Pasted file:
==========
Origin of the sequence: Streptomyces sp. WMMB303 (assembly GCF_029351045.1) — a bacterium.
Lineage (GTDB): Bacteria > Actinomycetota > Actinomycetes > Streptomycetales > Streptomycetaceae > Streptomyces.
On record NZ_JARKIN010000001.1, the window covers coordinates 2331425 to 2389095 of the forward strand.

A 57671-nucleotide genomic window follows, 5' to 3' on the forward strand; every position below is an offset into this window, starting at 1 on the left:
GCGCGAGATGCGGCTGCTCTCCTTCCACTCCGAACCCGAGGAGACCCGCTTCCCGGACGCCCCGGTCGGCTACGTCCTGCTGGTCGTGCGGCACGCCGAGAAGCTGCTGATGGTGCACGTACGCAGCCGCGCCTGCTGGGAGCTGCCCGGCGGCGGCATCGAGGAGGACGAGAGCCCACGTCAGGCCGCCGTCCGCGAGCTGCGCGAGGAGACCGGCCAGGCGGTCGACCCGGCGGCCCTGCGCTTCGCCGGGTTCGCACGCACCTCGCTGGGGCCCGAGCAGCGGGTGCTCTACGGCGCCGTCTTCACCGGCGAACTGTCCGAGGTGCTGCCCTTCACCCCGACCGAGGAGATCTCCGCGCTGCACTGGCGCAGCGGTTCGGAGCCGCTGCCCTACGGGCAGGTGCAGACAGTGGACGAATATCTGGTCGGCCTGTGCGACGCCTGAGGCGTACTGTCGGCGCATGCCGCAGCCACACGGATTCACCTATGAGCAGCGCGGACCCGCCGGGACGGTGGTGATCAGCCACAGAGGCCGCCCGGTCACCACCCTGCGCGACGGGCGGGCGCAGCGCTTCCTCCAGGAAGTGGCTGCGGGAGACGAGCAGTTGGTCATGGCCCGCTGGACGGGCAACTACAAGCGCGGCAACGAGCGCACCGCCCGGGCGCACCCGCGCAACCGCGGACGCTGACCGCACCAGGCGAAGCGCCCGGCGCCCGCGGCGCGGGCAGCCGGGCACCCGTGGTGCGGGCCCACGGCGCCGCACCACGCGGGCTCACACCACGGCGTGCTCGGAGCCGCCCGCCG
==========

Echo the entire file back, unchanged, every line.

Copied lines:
Origin of the sequence: Streptomyces sp. WMMB303 (assembly GCF_029351045.1) — a bacterium.
Lineage (GTDB): Bacteria > Actinomycetota > Actinomycetes > Streptomycetales > Streptomycetaceae > Streptomyces.
On record NZ_JARKIN010000001.1, the window covers coordinates 2331425 to 2389095 of the forward strand.

A 57671-nucleotide genomic window follows, 5' to 3' on the forward strand; every position below is an offset into this window, starting at 1 on the left:
GCGCGAGATGCGGCTGCTCTCCTTCCACTCCGAACCCGAGGAGACCCGCTTCCCGGACGCCCCGGTCGGCTACGTCCTGCTGGTCGTGCGGCACGCCGAGAAGCTGCTGATGGTGCACGTACGCAGCCGCGCCTGCTGGGAGCTGCCCGGCGGCGGCATCGAGGAGGACGAGAGCCCACGTCAGGCCGCCGTCCGCGAGCTGCGCGAGGAGACCGGCCAGGCGGTCGACCCGGCGGCCCTGCGCTTCGCCGGGTTCGCACGCACCTCGCTGGGGCCCGAGCAGCGGGTGCTCTACGGCGCCGTCTTCACCGGCGAACTGTCCGAGGTGCTGCCCTTCACCCCGACCGAGGAGATCTCCGCGCTGCACTGGCGCAGCGGTTCGGAGCCGCTGCCCTACGGGCAGGTGCAGACAGTGGACGAATATCTGGTCGGCCTGTGCGACGCCTGAGGCGTACTGTCGGCGCATGCCGCAGCCACACGGATTCACCTATGAGCAGCGCGGACCCGCCGGGACGGTGGTGATCAGCCACAGAGGCCGCCCGGTCACCACCCTGCGCGACGGGCGGGCGCAGCGCTTCCTCCAGGAAGTGGCTGCGGGAGACGAGCAGTTGGTCATGGCCCGCTGGACGGGCAACTACAAGCGCGGCAACGAGCGCACCGCCCGGGCGCACCCGCGCAACCGCGGACGCTGACCGCACCAGGCGAAGCGCCCGGCGCCCGCGGCGCGGGCAGCCGGGCACCCGTGGTGCGGGCCCACGGCGCCGCACCACGCGGGCTCACACCACGGCGTGCTCGGAGCCGCCCGCCG